The COVID-19 emergency pandemic has rapidly developed into an unprecedented global health emergency. Everything has changed so fast and it has taken almost all of us by surprise.
Children and parents’ lives are being turned upside down and many of us are experiencing an emergency for the first time in our lives.
Emergencies are often caused by natural disasters such as floods, earthquakes, and hurricanes, or by conflict. And whatever the cause, living through an emergency can significantly impact children’s well-being and development. However, children can and do learn to adapt, and parents can help them cope and build resilience in times of emergency.
Resilience is the ability to ‘bounce back’. It means doing well against the odds, coping, and recovering. To support parents, UNICEF has teamed up with the Parenting for Lifelong Health initiative to bring parents and caregivers a set of handy tips to help manage this new (temporary) normal.
1. One-on-one time
We’re all living through unprecedented times. So many parents across Ireland are now facing job uncertainty, trying to juggle working from home, and rapidly trying to help their children continue their education. It’s totally normal to feel stressed and overwhelmed.
But amid the uncertainty about the future, there’s also a chance now to spend more one-to-one time with our children and teenagers – potentially building better and closer relationships. One-on-One time is free and fun. It makes children feel loved and secure and shows them, that despite everything going on, we are there for them and they are uniquely important to us.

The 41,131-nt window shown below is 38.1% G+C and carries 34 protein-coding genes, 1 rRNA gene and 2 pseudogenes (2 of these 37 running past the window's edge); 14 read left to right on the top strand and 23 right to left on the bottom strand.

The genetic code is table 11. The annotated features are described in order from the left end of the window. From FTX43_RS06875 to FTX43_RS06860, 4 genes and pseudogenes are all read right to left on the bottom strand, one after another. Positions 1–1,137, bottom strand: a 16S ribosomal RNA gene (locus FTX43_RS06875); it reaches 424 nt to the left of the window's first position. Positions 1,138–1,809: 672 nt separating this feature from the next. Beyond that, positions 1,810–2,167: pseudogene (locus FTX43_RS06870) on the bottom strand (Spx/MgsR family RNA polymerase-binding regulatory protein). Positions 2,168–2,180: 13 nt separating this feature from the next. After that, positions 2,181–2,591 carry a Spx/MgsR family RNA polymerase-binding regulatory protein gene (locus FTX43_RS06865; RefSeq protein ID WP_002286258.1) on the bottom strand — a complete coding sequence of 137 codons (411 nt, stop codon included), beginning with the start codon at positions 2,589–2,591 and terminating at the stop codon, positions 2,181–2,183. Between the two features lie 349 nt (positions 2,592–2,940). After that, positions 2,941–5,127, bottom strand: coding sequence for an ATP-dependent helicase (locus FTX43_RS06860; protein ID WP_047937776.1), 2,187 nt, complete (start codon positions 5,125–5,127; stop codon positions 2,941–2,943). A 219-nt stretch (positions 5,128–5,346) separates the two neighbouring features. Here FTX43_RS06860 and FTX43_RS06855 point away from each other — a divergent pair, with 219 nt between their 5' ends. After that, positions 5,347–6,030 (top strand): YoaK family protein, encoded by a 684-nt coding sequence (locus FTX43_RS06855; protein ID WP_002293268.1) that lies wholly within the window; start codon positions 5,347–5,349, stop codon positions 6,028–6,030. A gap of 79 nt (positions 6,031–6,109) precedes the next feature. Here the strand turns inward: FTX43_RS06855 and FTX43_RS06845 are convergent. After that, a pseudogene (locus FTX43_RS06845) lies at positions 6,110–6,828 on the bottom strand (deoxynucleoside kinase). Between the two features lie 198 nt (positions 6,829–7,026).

For more on how you can take get the most from one-to-one time download these tips [PDF format] for children of all ages – from toddlers to younger children and even up to teenagers.
2. Keeping our relationships positive
Sometimes it can be hard to feel positive when you’ve shouted, “Stop doing that!” for the three hundredth time, or you’ve tripped over the item you just put back in the press, or you’ve been unable to coax your teenager away from their phone for what seems like weeks. But children of all ages are much more likely to work with us when we stay positive and show them our appreciation.
There are some simple tips we can try and remember:
- You can describe the behaviour you want to see – e.g. “Please tidy up your toys”, instead of “Don’t be so messy”).
- Try and find your calm voice – Shouting at your child will only make them more stressed and annoyed. Get their attention by using their name and try to show them your feelings without escalating theirs.
- Remember everyone likes a bit of praise – When your kids do something well try and let them know. It shows them that you notice and that what they do matters to you.
- Reflect on what’s doable – Sometimes we can expect too much of others and that includes children. It’s worth thinking about whether your expectations are fair and doable. For example, it’s tricky, if not impossible, for kids to keep it down for hours on end, but maybe by chatting, they can do 20 minutes when you are on a call.
- Help your teen stay social – Isolation doesn’t do any of us much good, and teenagers can find it especially hard. Try and help your teen stay connected with friends – supporting them with the digital tools (they’ll likely already know) and the space to keep in communication with friends.